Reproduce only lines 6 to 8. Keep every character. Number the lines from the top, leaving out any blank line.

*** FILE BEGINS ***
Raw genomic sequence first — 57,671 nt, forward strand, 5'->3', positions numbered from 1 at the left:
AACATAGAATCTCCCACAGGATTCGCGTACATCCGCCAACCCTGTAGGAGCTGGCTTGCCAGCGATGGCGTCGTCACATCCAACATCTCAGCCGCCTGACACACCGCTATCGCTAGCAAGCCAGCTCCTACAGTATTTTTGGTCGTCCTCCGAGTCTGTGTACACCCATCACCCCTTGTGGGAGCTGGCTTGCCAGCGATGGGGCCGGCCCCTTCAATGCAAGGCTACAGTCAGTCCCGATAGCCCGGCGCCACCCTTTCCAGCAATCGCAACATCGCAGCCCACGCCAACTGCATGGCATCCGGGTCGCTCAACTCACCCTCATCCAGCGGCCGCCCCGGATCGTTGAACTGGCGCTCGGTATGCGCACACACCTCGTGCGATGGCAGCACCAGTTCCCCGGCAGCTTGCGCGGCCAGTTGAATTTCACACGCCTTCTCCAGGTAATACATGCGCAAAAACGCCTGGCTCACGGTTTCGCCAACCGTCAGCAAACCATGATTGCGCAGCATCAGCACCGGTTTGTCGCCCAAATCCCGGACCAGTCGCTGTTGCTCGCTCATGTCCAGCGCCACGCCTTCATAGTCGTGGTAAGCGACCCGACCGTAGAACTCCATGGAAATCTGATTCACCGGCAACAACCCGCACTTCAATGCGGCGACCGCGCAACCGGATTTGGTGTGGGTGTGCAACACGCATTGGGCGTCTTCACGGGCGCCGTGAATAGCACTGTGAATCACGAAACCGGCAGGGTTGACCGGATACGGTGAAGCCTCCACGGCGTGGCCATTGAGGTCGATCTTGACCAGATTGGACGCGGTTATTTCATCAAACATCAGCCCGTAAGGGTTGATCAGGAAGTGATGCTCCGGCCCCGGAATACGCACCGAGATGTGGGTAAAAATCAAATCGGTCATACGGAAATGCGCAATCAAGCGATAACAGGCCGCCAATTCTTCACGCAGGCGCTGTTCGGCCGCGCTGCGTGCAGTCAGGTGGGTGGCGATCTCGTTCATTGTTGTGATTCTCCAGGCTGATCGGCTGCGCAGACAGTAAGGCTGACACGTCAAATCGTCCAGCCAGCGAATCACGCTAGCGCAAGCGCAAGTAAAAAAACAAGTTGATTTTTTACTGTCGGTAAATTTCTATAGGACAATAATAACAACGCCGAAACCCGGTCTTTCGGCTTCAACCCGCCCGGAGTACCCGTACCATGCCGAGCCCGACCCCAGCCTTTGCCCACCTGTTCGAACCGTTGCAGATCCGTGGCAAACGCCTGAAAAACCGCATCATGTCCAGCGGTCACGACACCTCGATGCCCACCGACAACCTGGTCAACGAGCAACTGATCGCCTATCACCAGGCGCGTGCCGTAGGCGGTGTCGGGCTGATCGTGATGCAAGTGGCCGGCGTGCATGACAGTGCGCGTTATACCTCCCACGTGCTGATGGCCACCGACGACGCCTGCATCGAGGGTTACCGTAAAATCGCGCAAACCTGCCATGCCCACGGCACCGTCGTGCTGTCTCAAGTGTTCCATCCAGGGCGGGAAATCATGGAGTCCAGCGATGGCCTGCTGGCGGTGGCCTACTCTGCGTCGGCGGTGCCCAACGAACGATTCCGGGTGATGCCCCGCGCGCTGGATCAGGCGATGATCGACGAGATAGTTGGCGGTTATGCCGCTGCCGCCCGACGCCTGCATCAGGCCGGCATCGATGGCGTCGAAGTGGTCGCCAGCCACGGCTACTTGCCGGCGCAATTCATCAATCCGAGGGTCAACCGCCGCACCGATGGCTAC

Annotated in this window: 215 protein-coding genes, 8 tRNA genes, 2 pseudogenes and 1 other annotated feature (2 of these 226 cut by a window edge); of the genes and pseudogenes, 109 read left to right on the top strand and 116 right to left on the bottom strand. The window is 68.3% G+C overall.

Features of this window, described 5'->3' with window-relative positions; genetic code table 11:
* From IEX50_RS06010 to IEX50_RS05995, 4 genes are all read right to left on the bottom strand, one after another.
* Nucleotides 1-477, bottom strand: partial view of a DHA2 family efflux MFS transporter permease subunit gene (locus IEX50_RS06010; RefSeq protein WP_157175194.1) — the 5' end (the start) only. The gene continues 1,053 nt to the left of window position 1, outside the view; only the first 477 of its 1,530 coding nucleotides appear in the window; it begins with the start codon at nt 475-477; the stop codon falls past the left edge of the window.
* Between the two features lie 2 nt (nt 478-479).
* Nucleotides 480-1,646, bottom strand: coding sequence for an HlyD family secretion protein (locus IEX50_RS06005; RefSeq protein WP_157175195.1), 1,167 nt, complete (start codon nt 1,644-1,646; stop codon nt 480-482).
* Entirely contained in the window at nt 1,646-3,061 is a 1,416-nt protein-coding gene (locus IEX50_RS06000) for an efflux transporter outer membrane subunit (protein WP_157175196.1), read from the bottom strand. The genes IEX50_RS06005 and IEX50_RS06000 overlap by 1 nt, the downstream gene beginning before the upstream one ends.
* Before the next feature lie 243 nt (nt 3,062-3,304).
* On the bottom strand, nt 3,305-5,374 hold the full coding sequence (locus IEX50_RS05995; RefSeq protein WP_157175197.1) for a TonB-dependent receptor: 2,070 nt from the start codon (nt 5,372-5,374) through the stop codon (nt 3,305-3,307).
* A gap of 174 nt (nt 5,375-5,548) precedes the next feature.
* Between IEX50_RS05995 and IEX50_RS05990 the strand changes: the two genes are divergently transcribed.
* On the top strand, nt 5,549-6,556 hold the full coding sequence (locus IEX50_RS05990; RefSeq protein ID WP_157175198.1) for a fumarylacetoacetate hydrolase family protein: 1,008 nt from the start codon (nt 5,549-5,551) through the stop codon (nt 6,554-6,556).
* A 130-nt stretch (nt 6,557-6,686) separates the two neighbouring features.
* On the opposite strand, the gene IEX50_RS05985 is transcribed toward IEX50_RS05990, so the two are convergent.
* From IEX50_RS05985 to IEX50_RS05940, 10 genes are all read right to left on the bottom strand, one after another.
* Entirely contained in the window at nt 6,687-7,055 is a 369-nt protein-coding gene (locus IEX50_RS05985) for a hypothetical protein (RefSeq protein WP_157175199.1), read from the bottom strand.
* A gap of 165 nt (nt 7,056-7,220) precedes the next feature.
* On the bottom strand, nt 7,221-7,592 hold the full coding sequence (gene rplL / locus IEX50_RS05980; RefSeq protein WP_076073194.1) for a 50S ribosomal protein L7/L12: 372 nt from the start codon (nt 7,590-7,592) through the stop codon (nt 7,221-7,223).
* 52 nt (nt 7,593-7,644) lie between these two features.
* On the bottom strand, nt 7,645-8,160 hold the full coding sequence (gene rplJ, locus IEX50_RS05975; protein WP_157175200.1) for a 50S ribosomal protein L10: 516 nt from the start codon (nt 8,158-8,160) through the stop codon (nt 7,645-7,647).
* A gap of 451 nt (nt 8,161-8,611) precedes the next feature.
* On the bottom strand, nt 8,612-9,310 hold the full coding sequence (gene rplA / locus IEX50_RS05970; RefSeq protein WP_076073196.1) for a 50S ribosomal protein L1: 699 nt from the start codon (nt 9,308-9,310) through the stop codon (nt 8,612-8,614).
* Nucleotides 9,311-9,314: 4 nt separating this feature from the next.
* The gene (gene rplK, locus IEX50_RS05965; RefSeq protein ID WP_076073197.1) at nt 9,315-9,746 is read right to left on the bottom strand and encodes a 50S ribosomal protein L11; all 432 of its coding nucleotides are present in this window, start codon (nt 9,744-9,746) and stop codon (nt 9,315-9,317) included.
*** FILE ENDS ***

* Nucleotides 1-477, bottom strand: partial view of a DHA2 family efflux MFS transporter permease subunit gene (locus IEX50_RS06010; RefSeq protein WP_157175194.1) — the 5' end (the start) only. The gene continues 1,053 nt to the left of window position 1, outside the view; only the first 477 of its 1,530 coding nucleotides appear in the window; it begins with the start codon at nt 475-477; the stop codon falls past the left edge of the window.
* Between the two features lie 2 nt (nt 478-479).
* Nucleotides 480-1,646, bottom strand: coding sequence for an HlyD family secretion protein (locus IEX50_RS06005; RefSeq protein WP_157175195.1), 1,167 nt, complete (start codon nt 1,644-1,646; stop codon nt 480-482).